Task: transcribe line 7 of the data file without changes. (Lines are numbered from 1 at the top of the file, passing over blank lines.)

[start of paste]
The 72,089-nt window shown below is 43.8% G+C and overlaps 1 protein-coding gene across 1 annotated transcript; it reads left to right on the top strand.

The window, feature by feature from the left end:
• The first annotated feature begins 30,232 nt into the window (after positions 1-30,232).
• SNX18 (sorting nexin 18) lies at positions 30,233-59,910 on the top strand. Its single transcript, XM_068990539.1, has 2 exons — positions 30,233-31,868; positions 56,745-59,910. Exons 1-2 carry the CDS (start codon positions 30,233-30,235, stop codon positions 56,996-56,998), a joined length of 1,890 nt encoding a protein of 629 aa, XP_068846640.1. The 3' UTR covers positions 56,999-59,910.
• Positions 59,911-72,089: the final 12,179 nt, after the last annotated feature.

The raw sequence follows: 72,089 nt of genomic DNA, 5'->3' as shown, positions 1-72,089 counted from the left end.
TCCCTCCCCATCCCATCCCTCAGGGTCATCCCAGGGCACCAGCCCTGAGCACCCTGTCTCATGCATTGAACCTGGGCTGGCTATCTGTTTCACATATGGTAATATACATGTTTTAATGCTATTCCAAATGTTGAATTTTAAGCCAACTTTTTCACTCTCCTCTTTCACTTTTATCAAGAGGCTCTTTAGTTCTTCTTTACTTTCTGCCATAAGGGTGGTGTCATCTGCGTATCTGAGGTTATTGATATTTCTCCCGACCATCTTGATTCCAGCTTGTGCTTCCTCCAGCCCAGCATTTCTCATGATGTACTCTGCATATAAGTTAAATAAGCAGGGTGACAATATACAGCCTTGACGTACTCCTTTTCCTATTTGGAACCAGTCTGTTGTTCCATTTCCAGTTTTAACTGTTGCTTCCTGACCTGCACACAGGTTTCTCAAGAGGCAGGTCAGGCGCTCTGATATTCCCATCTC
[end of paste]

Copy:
TCCCTCCCCATCCCATCCCTCAGGGTCATCCCAGGGCACCAGCCCTGAGCACCCTGTCTCATGCATTGAACCTGGGCTGGCTATCTGTTTCACATATGGTAATATACATGTTTTAATGCTATTCCAAATGTTGAATTTTAAGCCAACTTTTTCACTCTCCTCTTTCACTTTTATCAAGAGGCTCTTTAGTTCTTCTTTACTTTCTGCCATAAGGGTGGTGTCATCTGCGTATCTGAGGTTATTGATATTTCTCCCGACCATCTTGATTCCAGCTTGTGCTTCCTCCAGCCCAGCATTTCTCATGATGTACTCTGCATATAAGTTAAATAAGCAGGGTGACAATATACAGCCTTGACGTACTCCTTTTCCTATTTGGAACCAGTCTGTTGTTCCATTTCCAGTTTTAACTGTTGCTTCCTGACCTGCACACAGGTTTCTCAAGAGGCAGGTCAGGCGCTCTGATATTCCCATCTC